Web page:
Kristin Julbert remembers how she approached her training in the army — by charging straight through the brush.
“I’d come back from it with, you know, a little cactus sticking out of all my clothes and everything,” Julbert says. “But it was because I felt like I needed to show and prove myself and I need to show I was as tough as they were.”
Going into technology was the same way. The tech field is often viewed as a boys club, and the numbers back that up. In 2016, a quarter of computing jobs were held by women, according to the Bureau of Labor Statistics. The number has been dropping since the early 90’s.
Women tech leaders are even less common, but Julbert is one of the exceptions. She’s responsible for new developments for Regions Bank’s online platforms. Twenty-six employees work directly for her, though others often fall under her team’s direction. She started working in online banking about 20 years ago — well before customers used smartphones to pay their bills.
“Back then it was AOL internet banking,” she says, “which was basically a little floppy disk that you needed to mail to customers to get them to bank with you online and now we’ve come a long way from that obviously.”
She recently spoke at a panel hosted by TechBirmingham. It’s a nonprofit promoting Birmingham’s tech sector. The topic is women in leadership. Julbert told the audience of mostly women what she learned not to do.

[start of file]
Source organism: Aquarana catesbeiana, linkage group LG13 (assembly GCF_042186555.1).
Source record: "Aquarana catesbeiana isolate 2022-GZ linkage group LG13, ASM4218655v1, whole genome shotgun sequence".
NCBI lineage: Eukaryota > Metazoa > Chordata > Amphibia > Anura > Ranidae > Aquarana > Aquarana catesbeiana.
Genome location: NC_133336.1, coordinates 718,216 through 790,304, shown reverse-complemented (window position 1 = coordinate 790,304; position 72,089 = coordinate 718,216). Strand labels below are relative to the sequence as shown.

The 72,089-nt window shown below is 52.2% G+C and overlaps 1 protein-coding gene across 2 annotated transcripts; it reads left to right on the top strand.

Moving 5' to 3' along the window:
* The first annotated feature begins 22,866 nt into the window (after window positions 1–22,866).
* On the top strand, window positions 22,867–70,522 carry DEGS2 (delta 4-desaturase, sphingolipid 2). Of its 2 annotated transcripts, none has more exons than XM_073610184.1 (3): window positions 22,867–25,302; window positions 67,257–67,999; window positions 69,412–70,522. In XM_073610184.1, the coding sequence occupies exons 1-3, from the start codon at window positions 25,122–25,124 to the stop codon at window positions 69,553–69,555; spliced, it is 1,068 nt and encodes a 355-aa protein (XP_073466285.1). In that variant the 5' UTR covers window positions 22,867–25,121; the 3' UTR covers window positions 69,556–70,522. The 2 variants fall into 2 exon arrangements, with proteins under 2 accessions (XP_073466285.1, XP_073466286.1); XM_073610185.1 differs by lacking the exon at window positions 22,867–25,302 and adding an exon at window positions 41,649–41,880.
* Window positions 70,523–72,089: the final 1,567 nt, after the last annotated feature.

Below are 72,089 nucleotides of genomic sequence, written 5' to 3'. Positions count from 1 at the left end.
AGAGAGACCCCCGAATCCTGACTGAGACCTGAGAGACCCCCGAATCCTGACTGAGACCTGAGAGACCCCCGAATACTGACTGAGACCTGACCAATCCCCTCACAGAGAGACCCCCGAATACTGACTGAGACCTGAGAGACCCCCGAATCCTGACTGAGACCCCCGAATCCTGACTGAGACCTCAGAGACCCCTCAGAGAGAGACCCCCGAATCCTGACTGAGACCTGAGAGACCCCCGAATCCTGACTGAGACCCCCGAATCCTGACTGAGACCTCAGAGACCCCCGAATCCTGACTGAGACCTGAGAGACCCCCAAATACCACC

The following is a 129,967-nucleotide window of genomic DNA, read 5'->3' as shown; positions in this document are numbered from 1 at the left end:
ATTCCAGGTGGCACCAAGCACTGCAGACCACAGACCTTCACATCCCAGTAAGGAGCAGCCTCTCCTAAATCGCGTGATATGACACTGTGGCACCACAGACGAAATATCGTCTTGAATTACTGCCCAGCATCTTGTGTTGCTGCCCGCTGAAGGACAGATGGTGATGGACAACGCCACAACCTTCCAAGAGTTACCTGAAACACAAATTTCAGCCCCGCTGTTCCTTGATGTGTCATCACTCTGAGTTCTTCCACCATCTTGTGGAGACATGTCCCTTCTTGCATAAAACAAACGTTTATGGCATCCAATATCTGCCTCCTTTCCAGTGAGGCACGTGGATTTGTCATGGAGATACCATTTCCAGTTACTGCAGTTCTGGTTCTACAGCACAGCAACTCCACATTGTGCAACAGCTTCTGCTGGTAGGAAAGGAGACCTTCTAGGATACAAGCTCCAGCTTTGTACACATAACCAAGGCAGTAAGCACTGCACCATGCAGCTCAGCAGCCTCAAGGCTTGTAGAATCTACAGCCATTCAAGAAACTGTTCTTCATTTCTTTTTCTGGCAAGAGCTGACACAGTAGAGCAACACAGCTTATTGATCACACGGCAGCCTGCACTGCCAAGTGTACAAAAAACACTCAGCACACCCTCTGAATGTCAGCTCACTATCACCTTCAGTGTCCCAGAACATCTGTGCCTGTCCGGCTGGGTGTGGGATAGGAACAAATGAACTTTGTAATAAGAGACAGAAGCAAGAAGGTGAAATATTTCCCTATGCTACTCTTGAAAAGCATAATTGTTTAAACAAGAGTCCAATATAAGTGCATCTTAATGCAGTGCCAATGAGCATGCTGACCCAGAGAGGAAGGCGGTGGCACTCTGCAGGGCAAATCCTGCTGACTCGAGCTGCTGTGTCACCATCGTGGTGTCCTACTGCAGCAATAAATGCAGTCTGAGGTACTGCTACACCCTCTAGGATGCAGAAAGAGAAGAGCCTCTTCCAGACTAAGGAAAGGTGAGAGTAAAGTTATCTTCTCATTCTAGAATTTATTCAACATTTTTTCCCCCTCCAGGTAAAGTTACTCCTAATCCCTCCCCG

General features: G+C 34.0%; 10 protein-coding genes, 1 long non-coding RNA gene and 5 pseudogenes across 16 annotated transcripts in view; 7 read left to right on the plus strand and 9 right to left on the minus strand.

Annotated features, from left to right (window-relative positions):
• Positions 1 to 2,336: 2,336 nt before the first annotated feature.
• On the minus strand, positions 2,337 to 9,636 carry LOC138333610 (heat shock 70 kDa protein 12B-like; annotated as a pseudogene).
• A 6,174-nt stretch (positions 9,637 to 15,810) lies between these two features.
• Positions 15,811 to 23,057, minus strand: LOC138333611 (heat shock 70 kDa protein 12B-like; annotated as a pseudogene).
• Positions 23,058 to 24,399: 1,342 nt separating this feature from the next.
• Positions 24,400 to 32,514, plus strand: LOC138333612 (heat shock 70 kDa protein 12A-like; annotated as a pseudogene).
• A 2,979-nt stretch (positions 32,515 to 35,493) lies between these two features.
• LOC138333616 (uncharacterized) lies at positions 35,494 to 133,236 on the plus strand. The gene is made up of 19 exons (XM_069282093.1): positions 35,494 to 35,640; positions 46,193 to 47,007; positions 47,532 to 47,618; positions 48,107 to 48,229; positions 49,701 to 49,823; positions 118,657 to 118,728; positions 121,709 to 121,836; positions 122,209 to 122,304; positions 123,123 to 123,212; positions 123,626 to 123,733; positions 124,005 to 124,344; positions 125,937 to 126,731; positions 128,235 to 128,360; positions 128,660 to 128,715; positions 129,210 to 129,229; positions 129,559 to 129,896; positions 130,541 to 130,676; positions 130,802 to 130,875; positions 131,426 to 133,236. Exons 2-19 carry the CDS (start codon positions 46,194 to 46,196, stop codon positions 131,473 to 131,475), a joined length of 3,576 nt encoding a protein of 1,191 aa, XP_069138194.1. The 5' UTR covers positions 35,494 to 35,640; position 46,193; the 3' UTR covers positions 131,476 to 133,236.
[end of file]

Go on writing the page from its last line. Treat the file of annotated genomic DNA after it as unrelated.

“Growing up in technology, I can tell you for sure I thought I had to prove myself and I probably didn’t go about it in the best of ways,” Julbert said during the panel.
Julbert says she would fit work into any hour of the day, starting first thing in the morning. She would pull her laptop into bed and shoot off email after email until she had nearly no time left to get ready for the office. Her evening routine was no better. If she had dinner with the family, it was often rushed to get back to drafting emails.
“I probably did that for about 12 years,” she says. “Longer than anybody probably really physically should be able to.”
It was only in recent years that Julbert started to pull back. She still admits to the occasional early morning email binge, but she’s cut down on filling her off hours with work.
“And I think I’m more effective,” she says. “I’m more effective as a leader. I’m certainly more effective as a parent. And the end result is it’s a positive thing. And so I think we push ourselves sometimes a little harder than we really need to and I do think that’s a tendency, a natural tendency of women.”
This pressure from both the women themselves — and in some cases their workplaces — is one reason so many women drop out of the tech field, according to TechBirmingham’s president, Jennifer Skjellum.
“Hearing about that same situation from other women and how they dealt with it gives them the kind of ammunition they need to be able to react to it,” Skjellum said.
Julbert also has a practical reason to encourage more women in tech — the possibility of even greater advancements in technology.
Not because women are stronger than men or women are better at technology than men,” she says. “That’s not the case. It’s just that balance. That diversity. That difference in how we look at things or how things are actually accomplished. So I think there’s more work to do.”
And Skjellum says part of that is getting men to understand the challenges working women face.